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Haitian & Dominican Tensions Erupt in “Cristo Rey” – Caribbean Film Series at BAMcinématek (Thursday, 12/3)

Haitian & Dominican Tensions Erupt in “Cristo Rey” - Caribbean Film Series at BAMcinématek (Thursday, 12/3)

The Caribbean Film Series, Brooklyn-based Caribbean Film
Academy’s ongoing film series of standout Caribbean films, returns for its
third edition this Thursday December 3rd at BAM Rose Cinemas with
its screening of Leticia Tonos’ “Cristo Rey.” 

Covered a few times here on S&A, the Dominican
Republic-based and produced Romeo & Juliet-like drama replaces the
Montagues and Capulets battling in the streets of Verona with Haitian
immigrants seeking a better life on the richer side of the island, falling into conflict with Dominican gangs and
police forces bent on controlling the goings-on in the titular Santo Domingo shantytown. 

This is a timely
screening for the series given the uproar earlier this year of the forced deportation of Haitian men,
women, and children born in the Dominican Republic to non-citizen parents. This is all in addition to the ill treatment given to these Haitian immigrants, both concerns of which are ably addressed in the film.  As the press release reveals of
the film’s plot: 

“Janvier’s  (James
Saintil) mother is deported to Haiti after saving him from bigoted policemen.
To both aid her and make ends meet, the kind-hearted teenager of mixed
Haitian-Dominican descent takes a job with local kingpin El Bacá (Leonardo Vasquez) to bodyguard to the
gangster’s beautiful sister Joceyln (Akari Endo), who Janvier discovers once dated his estranged Dominican
half-brother Rudy (Yasser Michelén).

Upon discovering Janvier and Jocelyn have fallen in love and plan to
escape the barrio, Rudy’s jealousy over their relationship, as well as his denial over
his own Afro-Caribbean identity, sets in motion a series of events which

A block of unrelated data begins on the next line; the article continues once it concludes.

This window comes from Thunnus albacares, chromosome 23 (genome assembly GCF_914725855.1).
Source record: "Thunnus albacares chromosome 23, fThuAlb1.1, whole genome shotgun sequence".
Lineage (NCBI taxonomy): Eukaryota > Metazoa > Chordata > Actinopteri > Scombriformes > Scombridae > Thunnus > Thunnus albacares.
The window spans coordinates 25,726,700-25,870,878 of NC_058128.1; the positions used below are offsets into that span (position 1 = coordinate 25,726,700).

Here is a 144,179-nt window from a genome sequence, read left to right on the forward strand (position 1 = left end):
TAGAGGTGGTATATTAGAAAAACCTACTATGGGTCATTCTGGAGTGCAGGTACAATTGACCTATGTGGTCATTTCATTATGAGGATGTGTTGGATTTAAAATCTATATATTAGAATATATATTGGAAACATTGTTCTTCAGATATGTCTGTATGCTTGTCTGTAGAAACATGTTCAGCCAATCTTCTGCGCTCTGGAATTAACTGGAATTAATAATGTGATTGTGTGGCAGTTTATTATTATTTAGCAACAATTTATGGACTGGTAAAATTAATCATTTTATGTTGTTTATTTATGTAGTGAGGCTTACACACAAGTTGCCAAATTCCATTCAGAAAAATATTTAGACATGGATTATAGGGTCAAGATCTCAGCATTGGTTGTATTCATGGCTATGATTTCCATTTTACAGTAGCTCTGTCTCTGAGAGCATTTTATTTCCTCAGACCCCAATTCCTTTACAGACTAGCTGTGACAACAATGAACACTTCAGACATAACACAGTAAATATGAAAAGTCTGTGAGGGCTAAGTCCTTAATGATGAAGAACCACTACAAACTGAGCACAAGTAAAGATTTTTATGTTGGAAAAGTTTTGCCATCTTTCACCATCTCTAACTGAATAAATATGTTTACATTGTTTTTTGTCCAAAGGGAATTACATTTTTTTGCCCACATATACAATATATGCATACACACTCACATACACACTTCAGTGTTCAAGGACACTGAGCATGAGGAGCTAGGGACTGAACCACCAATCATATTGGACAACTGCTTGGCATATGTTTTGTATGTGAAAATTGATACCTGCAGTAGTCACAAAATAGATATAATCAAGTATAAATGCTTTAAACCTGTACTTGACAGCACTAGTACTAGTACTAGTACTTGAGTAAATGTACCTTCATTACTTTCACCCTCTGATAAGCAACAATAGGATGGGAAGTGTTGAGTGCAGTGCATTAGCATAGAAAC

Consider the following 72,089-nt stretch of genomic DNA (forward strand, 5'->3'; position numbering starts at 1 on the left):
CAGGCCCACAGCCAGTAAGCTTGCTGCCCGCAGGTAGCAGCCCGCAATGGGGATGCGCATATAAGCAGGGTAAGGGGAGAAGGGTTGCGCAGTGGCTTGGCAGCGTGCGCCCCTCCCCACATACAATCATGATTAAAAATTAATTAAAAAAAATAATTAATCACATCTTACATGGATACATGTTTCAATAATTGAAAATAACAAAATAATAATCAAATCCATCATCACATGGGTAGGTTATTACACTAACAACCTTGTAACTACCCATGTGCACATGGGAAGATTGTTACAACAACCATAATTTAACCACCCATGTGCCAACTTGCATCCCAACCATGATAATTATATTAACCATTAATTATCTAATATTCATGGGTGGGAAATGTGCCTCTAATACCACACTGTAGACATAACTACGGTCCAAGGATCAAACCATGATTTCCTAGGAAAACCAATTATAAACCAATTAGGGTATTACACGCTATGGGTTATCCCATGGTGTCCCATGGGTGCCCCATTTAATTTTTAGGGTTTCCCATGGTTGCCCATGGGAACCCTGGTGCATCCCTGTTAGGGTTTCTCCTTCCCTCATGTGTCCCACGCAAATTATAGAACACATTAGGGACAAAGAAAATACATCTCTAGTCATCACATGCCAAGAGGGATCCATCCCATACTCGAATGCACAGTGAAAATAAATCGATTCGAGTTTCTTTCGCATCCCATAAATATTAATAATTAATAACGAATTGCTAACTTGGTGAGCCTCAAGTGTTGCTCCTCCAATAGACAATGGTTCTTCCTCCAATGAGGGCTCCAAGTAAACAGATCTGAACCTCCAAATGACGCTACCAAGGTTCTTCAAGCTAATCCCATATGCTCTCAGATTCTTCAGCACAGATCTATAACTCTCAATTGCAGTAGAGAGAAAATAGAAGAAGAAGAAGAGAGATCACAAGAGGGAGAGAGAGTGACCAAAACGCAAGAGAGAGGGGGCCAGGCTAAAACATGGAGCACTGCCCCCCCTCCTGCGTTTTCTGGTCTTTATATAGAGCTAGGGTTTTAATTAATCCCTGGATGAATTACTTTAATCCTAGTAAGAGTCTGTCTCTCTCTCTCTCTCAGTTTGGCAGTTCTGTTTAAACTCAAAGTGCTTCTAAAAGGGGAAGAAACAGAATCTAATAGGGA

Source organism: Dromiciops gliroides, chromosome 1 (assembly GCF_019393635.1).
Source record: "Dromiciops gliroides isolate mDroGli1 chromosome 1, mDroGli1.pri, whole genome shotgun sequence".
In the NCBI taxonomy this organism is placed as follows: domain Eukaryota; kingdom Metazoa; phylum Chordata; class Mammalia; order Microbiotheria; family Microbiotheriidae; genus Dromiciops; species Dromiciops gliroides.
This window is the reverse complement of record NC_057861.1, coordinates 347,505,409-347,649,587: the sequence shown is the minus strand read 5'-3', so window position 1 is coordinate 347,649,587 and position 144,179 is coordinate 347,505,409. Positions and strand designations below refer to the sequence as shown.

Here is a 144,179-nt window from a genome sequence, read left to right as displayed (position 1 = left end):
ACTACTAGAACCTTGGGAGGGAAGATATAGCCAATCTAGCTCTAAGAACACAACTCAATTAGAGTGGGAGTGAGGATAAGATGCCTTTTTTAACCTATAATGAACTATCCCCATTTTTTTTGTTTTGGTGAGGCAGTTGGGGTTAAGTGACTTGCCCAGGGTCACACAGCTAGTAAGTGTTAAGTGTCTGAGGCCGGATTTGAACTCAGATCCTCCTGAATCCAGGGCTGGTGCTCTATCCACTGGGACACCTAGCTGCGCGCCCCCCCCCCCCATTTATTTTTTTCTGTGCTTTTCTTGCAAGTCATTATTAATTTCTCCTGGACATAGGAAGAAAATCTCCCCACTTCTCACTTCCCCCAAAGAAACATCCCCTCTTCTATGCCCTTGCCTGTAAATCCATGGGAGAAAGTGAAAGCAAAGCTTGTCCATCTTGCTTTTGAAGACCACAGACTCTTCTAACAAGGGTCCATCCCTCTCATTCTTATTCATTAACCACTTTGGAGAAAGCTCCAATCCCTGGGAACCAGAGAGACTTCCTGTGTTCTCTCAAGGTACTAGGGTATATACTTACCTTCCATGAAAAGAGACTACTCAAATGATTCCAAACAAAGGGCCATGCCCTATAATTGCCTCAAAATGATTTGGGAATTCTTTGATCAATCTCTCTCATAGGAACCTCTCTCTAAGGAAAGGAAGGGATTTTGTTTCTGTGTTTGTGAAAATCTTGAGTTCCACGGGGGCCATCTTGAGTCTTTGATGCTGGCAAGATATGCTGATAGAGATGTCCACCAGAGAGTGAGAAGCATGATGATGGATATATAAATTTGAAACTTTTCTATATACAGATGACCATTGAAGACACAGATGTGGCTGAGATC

threatens their entire community. Director Leticia Tonos Paniagua’s vibrant
visuals reflect hope in a background of deep-rooted and explicit violence and
prejudice against Haitians, which has permeated the Dominican Republic for way
too long.”

I’d be remiss if
I did not note that the extremely popular image that permeated the internet
over the past year of a Black woman holding a machete to a cop’s neck, an image
that many thought was real due to the continued police violence against
African-Americans, is directly from “Cristo Rey” and reflects the inciting incident that drives Janvier in
“Cristo Rey.”  No spoilers here,
that’s in the trailer (see below).

Also notable, the
post-screening Q&A with director Leticia Tonos will be moderated by
filmmaker Michele Stephenson, the co-director/producer of the hit documentary
“American Promise,” and a filmmaker with Haitian roots herself.

Screening Thursday December 3rd at 7:30pm, tickets for
“Cristo Rey” are available at  This screening is co-presented by The
Caribbean Film Academy, BAMcinematek, and the Brooklyn Cinema Collective, in
partnership with the Haiti Cultural Exchange.  The short film “Purgatorio” (12 min – 2014), by Haitian writer,
producer, and director Martine Jean, precedes the film.

See more about the Caribbean Film Series at

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